It was about to rain again when I pulled over beside her. I waited for my paranoia to set in at having someone else in my space, but it didn’t. I waited for this to feel wrong, but it didn’t. It was cold and it was about to rain. Some things made us equals.
She opened the car door. “Where are you going?”
“Wherever you want to go.”
She got in, telling me her direction.
“Your car is really warm,” she said.
“Yes. And, it’s a cold day and it’s going to be raining again.”
“It’s going to snow.”
“Sometime,” she said.
I nodded. It felt like it might snow soon and “sometime” was likely.
“If two guys ever try to get you to get into their truck, don’t do it.” She shot me a look. “Don’t.”
“I won’t. That’s why I was worried about you. That’s why I picked you up. It’s too cold for you to be outside–and it’s not safe.” I tried to rein in my paranoia. It’s intense at times and even irrational. But I still was glad that I’d picked her up and it wasn’t always irrational.
She nodded. “If you do get in their truck, and they bother you…if you repeat The Miranda Rights over and over again, they’ll think you’re crazy and leave you alone.”
“I’ve done something like that before,” I admitted. And, I had. It’d worked as a defense mechanism. If they think you’re crazy, they’ll leave you alone. As I sat beside her, I felt that connection. Some part of me said that we were…the same. I got her. I understood. Maybe not in everything, but this I got. That desperation that led you to fake something that existed within you. I was mentally ill, but I’d faked crazy.
“Do you know the Miranda Rights? They say them a lot in,” and she mentioned an old cop show.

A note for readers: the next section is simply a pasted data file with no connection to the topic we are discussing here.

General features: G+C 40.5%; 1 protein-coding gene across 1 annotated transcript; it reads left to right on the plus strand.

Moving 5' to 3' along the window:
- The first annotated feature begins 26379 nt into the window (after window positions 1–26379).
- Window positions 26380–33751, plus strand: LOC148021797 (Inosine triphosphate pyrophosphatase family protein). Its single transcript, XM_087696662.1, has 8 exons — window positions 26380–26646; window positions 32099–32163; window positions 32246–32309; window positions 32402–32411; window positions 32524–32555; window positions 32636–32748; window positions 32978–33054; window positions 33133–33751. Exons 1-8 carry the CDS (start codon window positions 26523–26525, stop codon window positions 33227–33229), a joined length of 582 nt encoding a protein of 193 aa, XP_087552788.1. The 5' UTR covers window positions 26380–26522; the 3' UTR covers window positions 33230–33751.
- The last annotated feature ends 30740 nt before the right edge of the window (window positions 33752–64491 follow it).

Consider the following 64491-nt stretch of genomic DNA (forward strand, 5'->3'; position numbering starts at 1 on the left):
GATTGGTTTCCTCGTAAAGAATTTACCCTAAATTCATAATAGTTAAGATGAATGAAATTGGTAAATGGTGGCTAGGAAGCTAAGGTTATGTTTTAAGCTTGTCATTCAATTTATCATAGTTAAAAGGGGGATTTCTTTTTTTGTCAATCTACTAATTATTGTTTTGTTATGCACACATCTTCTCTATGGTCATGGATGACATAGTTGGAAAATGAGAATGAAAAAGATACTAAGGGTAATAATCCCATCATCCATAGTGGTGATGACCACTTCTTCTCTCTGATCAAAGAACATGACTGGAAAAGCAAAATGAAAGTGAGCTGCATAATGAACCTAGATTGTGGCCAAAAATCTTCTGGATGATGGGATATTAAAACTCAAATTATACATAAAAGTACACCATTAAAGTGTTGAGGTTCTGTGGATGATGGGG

“I don’t watch that one, but I love cop shows. I watch a lot of them.” I’d been watching a lot of Castle lately in fact.
“Oh, I figured you’d recognize it. You look the same age as me.”
I would have guessed I was younger, but people age differently so I wasn’t sure. I looked at her again. Maybe. It was hard to say. If life was difficult, it might make you age faster. Aging was a strange abstract for something that should be a constant. We might be the same age. It seemed like her life might be difficult, but I was on the outside looking in. In that way, we were different. My life had been difficult lately, but not in the same way.
“Can I have the pennies in your car? I collect pennies,” she said. “Wow, your car is so clean.”
I laughed at that. It was nice that someone thought my car was clean. I opened up my change holder. “Sure, take them, I hate change actually.” Change was dirty and my OCD was repulsed by that…and by the noise it made in my pockets. Also, there was the possibility that it might spill from my pockets and embarrass me. I hate change.
“You hate change?”
“Yes.” It was weird, but we’re all weird. “Take everything other than the quarters. I use the quarters for vacuuming the car at car washes.” It was good to be prepared. I liked being prepared.